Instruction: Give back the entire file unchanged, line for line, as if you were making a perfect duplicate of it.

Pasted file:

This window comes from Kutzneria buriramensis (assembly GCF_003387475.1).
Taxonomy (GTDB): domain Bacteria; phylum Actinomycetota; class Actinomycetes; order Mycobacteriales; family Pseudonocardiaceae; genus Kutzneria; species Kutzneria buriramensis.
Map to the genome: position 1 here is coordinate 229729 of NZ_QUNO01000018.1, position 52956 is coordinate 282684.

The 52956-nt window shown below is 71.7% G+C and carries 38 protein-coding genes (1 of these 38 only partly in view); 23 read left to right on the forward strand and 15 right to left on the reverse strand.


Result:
This window comes from Kutzneria buriramensis (assembly GCF_003387475.1).
Taxonomy (GTDB): domain Bacteria; phylum Actinomycetota; class Actinomycetes; order Mycobacteriales; family Pseudonocardiaceae; genus Kutzneria; species Kutzneria buriramensis.
Map to the genome: position 1 here is coordinate 229729 of NZ_QUNO01000018.1, position 52956 is coordinate 282684.

The 52956-nt window shown below is 71.7% G+C and carries 38 protein-coding genes (1 of these 38 only partly in view); 23 read left to right on the forward strand and 15 right to left on the reverse strand.